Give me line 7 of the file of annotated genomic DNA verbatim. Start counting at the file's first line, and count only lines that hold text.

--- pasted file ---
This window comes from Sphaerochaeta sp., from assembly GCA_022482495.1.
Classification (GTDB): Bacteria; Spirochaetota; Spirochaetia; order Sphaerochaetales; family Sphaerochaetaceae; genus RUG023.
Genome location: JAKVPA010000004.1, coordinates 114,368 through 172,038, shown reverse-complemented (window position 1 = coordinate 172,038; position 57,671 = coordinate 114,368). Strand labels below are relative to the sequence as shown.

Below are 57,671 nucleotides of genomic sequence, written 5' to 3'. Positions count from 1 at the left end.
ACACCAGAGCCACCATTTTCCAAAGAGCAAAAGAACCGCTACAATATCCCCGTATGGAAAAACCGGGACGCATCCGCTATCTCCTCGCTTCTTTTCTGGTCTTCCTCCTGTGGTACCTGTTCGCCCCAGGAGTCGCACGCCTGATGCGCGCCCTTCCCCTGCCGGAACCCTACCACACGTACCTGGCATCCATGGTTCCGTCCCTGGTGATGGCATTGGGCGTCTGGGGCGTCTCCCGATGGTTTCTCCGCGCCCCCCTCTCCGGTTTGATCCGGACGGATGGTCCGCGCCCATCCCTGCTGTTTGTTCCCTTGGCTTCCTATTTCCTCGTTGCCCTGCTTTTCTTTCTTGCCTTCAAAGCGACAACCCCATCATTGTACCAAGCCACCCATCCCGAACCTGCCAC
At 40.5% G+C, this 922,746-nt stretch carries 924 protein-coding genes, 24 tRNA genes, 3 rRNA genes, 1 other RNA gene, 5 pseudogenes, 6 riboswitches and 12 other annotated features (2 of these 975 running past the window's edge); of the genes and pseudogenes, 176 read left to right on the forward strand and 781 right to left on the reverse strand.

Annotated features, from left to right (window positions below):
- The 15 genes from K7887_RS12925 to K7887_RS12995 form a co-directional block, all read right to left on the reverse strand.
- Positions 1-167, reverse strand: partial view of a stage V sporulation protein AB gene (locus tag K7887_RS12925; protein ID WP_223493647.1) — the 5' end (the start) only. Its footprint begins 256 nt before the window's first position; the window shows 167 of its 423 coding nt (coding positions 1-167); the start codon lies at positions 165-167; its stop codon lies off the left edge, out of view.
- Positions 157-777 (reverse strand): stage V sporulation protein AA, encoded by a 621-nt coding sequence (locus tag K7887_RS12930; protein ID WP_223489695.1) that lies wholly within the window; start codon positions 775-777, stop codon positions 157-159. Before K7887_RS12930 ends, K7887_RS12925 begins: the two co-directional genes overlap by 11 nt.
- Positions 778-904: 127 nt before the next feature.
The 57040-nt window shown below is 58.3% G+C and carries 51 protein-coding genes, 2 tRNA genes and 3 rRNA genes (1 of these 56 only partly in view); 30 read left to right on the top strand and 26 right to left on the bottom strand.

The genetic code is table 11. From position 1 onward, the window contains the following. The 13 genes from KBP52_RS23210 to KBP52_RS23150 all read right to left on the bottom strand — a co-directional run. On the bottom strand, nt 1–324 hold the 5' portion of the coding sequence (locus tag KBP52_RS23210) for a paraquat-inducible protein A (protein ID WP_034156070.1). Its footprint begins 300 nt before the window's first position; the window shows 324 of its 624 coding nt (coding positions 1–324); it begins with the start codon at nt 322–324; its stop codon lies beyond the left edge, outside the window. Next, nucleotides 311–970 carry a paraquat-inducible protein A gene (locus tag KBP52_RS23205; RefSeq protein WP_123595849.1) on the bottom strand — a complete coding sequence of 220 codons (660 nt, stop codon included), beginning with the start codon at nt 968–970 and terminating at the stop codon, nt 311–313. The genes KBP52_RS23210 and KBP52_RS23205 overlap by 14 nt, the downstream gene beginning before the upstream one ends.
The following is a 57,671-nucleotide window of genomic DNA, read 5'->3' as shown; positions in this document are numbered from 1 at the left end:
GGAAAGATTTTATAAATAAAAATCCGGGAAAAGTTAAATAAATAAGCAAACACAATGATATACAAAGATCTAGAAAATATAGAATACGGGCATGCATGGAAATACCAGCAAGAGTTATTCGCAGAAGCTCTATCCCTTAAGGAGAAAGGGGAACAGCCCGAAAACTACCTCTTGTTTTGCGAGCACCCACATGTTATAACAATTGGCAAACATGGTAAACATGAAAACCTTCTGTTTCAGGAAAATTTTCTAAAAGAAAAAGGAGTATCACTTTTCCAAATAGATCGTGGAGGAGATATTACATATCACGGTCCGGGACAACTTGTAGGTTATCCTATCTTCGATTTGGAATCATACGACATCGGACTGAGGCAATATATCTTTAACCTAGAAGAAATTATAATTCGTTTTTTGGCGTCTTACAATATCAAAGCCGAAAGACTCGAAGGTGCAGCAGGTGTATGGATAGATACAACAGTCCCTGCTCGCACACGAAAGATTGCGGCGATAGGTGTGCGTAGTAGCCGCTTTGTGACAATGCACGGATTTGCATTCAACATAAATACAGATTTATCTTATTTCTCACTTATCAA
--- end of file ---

Annotated features, from left to right (window positions below):